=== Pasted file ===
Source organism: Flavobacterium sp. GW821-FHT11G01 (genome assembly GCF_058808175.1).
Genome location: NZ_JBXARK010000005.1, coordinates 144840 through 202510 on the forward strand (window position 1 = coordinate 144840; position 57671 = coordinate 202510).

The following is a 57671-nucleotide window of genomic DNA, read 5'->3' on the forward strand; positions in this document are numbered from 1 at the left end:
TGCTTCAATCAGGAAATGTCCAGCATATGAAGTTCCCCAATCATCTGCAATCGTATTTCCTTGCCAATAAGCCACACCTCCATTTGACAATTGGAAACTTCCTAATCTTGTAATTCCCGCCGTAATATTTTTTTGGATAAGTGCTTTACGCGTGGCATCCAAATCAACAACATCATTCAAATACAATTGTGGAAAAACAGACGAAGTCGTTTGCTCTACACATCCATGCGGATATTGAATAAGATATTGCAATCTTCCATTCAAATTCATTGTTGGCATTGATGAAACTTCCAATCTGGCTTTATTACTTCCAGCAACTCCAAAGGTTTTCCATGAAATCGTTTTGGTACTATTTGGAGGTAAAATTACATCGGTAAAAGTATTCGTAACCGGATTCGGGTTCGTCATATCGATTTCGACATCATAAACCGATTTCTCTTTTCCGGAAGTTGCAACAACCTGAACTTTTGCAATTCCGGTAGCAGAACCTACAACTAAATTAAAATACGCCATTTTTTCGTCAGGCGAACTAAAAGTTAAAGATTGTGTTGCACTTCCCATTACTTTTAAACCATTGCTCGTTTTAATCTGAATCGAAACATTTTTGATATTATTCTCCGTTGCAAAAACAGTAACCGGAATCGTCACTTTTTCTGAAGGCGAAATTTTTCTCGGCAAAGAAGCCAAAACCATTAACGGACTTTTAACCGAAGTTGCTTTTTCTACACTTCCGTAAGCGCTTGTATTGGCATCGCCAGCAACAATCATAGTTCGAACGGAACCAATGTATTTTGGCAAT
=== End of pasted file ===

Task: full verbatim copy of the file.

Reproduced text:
Source organism: Flavobacterium sp. GW821-FHT11G01 (genome assembly GCF_058808175.1).
Genome location: NZ_JBXARK010000005.1, coordinates 144840 through 202510 on the forward strand (window position 1 = coordinate 144840; position 57671 = coordinate 202510).

The following is a 57671-nucleotide window of genomic DNA, read 5'->3' on the forward strand; positions in this document are numbered from 1 at the left end:
TGCTTCAATCAGGAAATGTCCAGCATATGAAGTTCCCCAATCATCTGCAATCGTATTTCCTTGCCAATAAGCCACACCTCCATTTGACAATTGGAAACTTCCTAATCTTGTAATTCCCGCCGTAATATTTTTTTGGATAAGTGCTTTACGCGTGGCATCCAAATCAACAACATCATTCAAATACAATTGTGGAAAAACAGACGAAGTCGTTTGCTCTACACATCCATGCGGATATTGAATAAGATATTGCAATCTTCCATTCAAATTCATTGTTGGCATTGATGAAACTTCCAATCTGGCTTTATTACTTCCAGCAACTCCAAAGGTTTTCCATGAAATCGTTTTGGTACTATTTGGAGGTAAAATTACATCGGTAAAAGTATTCGTAACCGGATTCGGGTTCGTCATATCGATTTCGACATCATAAACCGATTTCTCTTTTCCGGAAGTTGCAACAACCTGAACTTTTGCAATTCCGGTAGCAGAACCTACAACTAAATTAAAATACGCCATTTTTTCGTCAGGCGAACTAAAAGTTAAAGATTGTGTTGCACTTCCCATTACTTTTAAACCATTGCTCGTTTTAATCTGAATCGAAACATTTTTGATATTATTCTCCGTTGCAAAAACAGTAACCGGAATCGTCACTTTTTCTGAAGGCGAAATTTTTCTCGGCAAAGAAGCCAAAACCATTAACGGACTTTTAACCGAAGTTGCTTTTTCTACACTTCCGTAAGCGCTTGTATTGGCATCGCCAGCAACAATCATAGTTCGAACGGAACCAATGTATTTTGGCAAT